• Ask about the patient’s goals. “Typically, when patients come in for a cataract consultation, we’ll have them watch a video and take a survey at home,” says Dr. Lee. “That gives us an idea about their goals in terms of spectacle independence, and it tells us whether they have any interest in a refractive correction during the cataract procedure.”
• Be careful about co-morbidities. “I won’t place a light-splitting presbyopia-correcting lens—multifocal or EDOF—in a patient with any retinal problem that crosses the fovea, whether it’s a subretinal elevation such as a foveal drusen or an epiretinal membrane,” says Dr. Yeu. “If the eye has a peripheral, stable ERM, I might consider implanting an advanced-technology lens, but not if the ERM crosses the fovea.
“Ultimately,” she says, “we should always offer correction of corneal astigmatism with a monofocal option such as a toric lens implant, or femtosecond-laser astigmatic keratotomy, to patients with decent visual potential.”
• Make sure you’re getting accurate information from your measuring devices. “Learn to evaluate the keratometric values on placido topography and optical biometry to determine the quality of the images and the actual amount of astigmatism that needs to be corrected,” advises Dr. Yeu. “That includes knowing how to distinguish between real astigmatism and astigmatism caused by a pathology such as dry-eye disease or anterior basement membrane dystrophy.”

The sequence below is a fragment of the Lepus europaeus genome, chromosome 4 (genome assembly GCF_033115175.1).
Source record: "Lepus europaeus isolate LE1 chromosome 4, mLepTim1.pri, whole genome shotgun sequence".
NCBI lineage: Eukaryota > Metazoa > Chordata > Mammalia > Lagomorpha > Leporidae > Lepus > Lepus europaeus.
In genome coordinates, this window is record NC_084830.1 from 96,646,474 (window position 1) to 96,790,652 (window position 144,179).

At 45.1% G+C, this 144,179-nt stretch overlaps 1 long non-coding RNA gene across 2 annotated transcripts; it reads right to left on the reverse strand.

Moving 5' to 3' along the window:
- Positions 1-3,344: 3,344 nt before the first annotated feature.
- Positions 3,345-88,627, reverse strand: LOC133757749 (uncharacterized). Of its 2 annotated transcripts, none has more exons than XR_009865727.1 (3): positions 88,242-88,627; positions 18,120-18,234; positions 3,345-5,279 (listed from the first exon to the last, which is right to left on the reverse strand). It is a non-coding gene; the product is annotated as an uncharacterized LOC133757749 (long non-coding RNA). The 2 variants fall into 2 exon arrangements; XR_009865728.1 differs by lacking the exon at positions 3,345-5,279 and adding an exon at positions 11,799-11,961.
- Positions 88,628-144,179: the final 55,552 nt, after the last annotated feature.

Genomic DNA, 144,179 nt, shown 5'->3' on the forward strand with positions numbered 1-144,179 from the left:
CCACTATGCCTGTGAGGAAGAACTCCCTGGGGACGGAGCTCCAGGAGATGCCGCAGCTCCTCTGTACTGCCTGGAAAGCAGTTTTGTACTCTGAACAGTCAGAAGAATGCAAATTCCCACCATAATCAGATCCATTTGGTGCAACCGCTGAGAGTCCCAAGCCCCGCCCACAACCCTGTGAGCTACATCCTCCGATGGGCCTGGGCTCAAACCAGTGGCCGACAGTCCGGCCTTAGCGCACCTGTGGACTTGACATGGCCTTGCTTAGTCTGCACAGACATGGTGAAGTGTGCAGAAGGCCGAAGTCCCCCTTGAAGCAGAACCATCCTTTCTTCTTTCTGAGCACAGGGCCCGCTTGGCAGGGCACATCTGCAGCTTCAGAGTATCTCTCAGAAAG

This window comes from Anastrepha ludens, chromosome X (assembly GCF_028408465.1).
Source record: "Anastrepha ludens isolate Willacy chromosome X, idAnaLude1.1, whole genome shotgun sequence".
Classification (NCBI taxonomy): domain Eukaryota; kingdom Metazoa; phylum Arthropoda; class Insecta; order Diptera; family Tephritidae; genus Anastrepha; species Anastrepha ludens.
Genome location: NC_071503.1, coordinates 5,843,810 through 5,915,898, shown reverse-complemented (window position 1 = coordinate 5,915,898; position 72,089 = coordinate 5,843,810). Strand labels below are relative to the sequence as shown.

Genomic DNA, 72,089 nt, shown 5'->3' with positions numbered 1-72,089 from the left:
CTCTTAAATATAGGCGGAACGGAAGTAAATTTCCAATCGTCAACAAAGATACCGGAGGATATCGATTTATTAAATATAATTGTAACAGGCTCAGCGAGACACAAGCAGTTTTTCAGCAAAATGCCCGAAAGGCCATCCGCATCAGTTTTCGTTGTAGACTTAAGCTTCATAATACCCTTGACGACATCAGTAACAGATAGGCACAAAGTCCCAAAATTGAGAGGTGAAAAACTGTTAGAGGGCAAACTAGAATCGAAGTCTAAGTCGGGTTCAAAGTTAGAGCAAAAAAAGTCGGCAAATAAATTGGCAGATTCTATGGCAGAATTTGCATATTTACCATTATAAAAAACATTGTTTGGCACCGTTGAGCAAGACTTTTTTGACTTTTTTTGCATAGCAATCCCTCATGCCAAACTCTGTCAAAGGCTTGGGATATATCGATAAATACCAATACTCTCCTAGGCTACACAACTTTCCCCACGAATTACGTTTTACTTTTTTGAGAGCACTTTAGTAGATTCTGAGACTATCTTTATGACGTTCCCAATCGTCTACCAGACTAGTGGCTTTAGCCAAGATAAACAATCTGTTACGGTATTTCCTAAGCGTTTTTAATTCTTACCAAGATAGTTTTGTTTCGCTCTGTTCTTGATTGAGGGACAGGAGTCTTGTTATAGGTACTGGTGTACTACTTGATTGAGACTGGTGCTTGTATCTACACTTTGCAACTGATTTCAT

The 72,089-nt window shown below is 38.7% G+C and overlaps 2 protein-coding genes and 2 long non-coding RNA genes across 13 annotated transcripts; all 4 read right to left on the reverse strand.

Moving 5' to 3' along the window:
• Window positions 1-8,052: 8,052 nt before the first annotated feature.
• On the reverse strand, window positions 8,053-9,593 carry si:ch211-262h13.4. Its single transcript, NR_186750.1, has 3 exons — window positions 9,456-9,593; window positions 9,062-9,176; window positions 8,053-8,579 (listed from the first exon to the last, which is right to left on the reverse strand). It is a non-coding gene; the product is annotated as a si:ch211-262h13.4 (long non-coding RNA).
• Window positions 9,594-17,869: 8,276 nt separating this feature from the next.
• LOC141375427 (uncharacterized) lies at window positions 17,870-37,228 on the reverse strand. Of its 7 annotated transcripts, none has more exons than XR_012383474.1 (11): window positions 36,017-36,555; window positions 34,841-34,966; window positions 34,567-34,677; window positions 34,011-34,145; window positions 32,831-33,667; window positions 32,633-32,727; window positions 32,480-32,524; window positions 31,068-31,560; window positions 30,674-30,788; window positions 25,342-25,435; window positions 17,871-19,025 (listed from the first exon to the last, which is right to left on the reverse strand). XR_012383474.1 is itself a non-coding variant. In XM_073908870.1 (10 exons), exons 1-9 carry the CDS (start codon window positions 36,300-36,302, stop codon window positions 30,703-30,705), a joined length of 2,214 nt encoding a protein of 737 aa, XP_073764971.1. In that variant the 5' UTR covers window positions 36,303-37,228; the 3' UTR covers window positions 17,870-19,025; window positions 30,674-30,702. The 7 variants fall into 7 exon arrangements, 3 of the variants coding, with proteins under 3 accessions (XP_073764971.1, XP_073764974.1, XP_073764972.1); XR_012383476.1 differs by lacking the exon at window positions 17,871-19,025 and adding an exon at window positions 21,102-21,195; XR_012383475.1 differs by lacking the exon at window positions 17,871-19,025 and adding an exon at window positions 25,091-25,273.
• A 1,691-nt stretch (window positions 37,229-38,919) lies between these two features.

• Familiarize yourself with surgical techniques related to implant-
ing these options. “Familiarize yourself with implanting and orienting toric lenses, and centering presbyopia-correcting lenses,” says Dr. Yeu.
• Learn how to take care of the occasional unhappy patient. “There’s a systematic process for deciphering whether a problem is the result of dry eye, refractive error or the lens itself,” notes Dr. Yeu. “For example, if you’ve implanted a toric lens, it may simply need to be rotated. Of course, you have to be able to make whatever correction is necessary, or have a partner in the community who’s willing to help you in that situation, such as another surgeon who’s able to do laser vision enhancement as needed.”